Attack of the Three-Headed Hydras: Confronting Apathy, Envy and Fear on the Road to Saving Humans and the Future
By Katherine Ortega Courtney and Dominic Cappello
100% Community (2020, 268 pages)
The forces of apathy, envy and fear run everything, according to New Mexico-based author-educators Katherine Ortega Courtney and Dominic Cappello - from Fortune 500 companies to city hall to "your news streams."
In this time of pandemic and financial downtown, the "three-headed hydras" have no interest in following prudent public health policy, extending subsidies for the unemployed or providing badly needed health services.
The hydras cling to maintaining power and the status quo, say the authors, but they can be defeated by the actions of superhero citizens like you and me.
As a more accessible offshoot of their tome "100% Community: Ensuring 10 Vital Services for Surviving and Thriving," which has been adopted as the blueprint by Taos Pueblo 100% Initiation, according to the authors, this lively work advances its mobilizing plan by snappy cartoons of caped crusaders (you can color them) and 52 "episodes" that can supposedly be read in any order.
The authors' mission is to help communities -- county by county -- maintain and offer 10 vital services to all citizens "in times both calm and chaotic." Five of the services are for basic survival: access to medical and dental care, behavioral health care, food security programs, housing security programs and transportation to vital services.
The five "thriving" services are defined by the authors as parent supports, early childhood learning programs, community schools, youth mentoring and job training.
The authors' plan is to get counties to consider funding 1 percent of the combined county budget for the 100% Community initiative -- while engaging all residents in the conversation about funding these 10 vital services. Through the use of data-driven research (e.g., surveys), the authors propose to help identify service gaps and why they exist, and use technological evaluations to fix them.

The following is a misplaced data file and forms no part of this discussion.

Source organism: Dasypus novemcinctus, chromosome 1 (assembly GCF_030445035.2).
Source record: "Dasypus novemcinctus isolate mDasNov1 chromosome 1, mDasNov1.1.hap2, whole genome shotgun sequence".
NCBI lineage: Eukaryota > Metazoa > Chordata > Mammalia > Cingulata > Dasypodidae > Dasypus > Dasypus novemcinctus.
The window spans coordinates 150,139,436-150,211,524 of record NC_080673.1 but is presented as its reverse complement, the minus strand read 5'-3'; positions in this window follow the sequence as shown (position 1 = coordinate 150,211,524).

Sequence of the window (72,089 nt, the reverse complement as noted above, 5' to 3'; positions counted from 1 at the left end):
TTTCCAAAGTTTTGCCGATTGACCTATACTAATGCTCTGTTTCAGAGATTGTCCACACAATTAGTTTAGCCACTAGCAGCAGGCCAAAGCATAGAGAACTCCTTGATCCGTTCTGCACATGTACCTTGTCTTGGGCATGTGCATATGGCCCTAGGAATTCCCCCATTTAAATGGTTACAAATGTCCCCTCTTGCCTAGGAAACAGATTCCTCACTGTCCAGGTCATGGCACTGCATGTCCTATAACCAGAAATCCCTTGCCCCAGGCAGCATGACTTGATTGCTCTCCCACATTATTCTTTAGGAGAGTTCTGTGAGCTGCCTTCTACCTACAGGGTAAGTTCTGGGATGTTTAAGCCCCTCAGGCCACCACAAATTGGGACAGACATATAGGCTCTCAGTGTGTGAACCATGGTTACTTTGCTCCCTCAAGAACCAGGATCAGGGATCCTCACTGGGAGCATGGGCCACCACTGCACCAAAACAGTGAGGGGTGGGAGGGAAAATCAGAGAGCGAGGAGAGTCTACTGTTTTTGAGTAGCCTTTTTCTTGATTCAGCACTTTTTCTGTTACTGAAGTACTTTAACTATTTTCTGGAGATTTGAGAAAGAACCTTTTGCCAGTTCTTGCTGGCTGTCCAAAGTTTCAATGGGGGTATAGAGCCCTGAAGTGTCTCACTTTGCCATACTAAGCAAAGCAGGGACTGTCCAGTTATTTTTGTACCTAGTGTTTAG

Sounds simple? Not with the three-headed hydras telling you every reason why it's impossible.
The good news, write the authors, is that "three-headed hydras are going extinct just as the dinosaurs did." Technology is forcing everyone in government to be transparent, and the "economic collapse dictates that we cannot afford to duplicate and waste."
Courtney and Cappello have fashioned a singular call to action, in an easy-to-digest format for regular citizens who want to do what's right but have no clue how to get involved. The authors emphasize how the use of technology -- social media, self-publishing tools, videoconferencing, podcasts, apps -- can reach people and project goals while also exposing the hydras' nefarious methods.
At the end of each chapter/episode are the authors' personal "tales from the battlefield" -- when they actually had to confront the naysayers at meetings and elsewhere and use some effective strategies.
The book would make a terrific focus of a book club - indeed, according to the authors, the town of Taos and county leaders have just finished two such 100% Community book clubs.
"Hydras are easy to spot once you know what to look for," write the authors. "Prepare for the battle of the century. Progress vs. The Status Quo. Who will win?"